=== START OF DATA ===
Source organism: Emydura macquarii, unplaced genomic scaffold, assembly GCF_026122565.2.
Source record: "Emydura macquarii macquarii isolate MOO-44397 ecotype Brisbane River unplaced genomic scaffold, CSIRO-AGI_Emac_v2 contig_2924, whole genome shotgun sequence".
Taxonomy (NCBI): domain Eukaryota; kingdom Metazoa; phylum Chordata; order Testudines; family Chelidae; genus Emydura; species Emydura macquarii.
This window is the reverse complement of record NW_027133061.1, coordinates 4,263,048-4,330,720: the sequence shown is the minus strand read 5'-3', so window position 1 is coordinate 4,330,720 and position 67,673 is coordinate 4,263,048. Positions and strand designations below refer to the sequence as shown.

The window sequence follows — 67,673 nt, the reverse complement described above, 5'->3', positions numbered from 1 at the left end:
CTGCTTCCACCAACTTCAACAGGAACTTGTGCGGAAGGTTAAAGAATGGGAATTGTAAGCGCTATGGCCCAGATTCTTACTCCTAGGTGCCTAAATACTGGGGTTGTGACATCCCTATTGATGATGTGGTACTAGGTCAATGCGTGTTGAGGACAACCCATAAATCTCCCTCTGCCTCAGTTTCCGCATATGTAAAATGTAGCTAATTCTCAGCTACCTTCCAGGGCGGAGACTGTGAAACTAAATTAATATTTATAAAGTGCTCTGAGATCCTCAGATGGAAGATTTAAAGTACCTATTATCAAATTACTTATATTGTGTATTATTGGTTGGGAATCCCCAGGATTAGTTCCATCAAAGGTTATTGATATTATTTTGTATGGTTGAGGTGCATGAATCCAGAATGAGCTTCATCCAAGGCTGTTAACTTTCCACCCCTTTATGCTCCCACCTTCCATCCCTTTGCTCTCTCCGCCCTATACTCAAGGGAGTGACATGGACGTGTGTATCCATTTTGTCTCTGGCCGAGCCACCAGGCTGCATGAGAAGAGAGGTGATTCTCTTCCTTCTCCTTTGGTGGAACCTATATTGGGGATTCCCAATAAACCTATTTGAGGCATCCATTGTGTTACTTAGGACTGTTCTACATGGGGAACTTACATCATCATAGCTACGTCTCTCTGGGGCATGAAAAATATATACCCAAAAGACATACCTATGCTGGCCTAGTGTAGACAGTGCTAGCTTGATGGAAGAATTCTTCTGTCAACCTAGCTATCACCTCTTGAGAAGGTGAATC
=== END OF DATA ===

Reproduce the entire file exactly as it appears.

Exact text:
Source organism: Emydura macquarii, unplaced genomic scaffold, assembly GCF_026122565.2.
Source record: "Emydura macquarii macquarii isolate MOO-44397 ecotype Brisbane River unplaced genomic scaffold, CSIRO-AGI_Emac_v2 contig_2924, whole genome shotgun sequence".
Taxonomy (NCBI): domain Eukaryota; kingdom Metazoa; phylum Chordata; order Testudines; family Chelidae; genus Emydura; species Emydura macquarii.
This window is the reverse complement of record NW_027133061.1, coordinates 4,263,048-4,330,720: the sequence shown is the minus strand read 5'-3', so window position 1 is coordinate 4,330,720 and position 67,673 is coordinate 4,263,048. Positions and strand designations below refer to the sequence as shown.

The window sequence follows — 67,673 nt, the reverse complement described above, 5'->3', positions numbered from 1 at the left end:
CTGCTTCCACCAACTTCAACAGGAACTTGTGCGGAAGGTTAAAGAATGGGAATTGTAAGCGCTATGGCCCAGATTCTTACTCCTAGGTGCCTAAATACTGGGGTTGTGACATCCCTATTGATGATGTGGTACTAGGTCAATGCGTGTTGAGGACAACCCATAAATCTCCCTCTGCCTCAGTTTCCGCATATGTAAAATGTAGCTAATTCTCAGCTACCTTCCAGGGCGGAGACTGTGAAACTAAATTAATATTTATAAAGTGCTCTGAGATCCTCAGATGGAAGATTTAAAGTACCTATTATCAAATTACTTATATTGTGTATTATTGGTTGGGAATCCCCAGGATTAGTTCCATCAAAGGTTATTGATATTATTTTGTATGGTTGAGGTGCATGAATCCAGAATGAGCTTCATCCAAGGCTGTTAACTTTCCACCCCTTTATGCTCCCACCTTCCATCCCTTTGCTCTCTCCGCCCTATACTCAAGGGAGTGACATGGACGTGTGTATCCATTTTGTCTCTGGCCGAGCCACCAGGCTGCATGAGAAGAGAGGTGATTCTCTTCCTTCTCCTTTGGTGGAACCTATATTGGGGATTCCCAATAAACCTATTTGAGGCATCCATTGTGTTACTTAGGACTGTTCTACATGGGGAACTTACATCATCATAGCTACGTCTCTCTGGGGCATGAAAAATATATACCCAAAAGACATACCTATGCTGGCCTAGTGTAGACAGTGCTAGCTTGATGGAAGAATTCTTCTGTCAACCTAGCTATCACCTCTTGAGAAGGTGAATC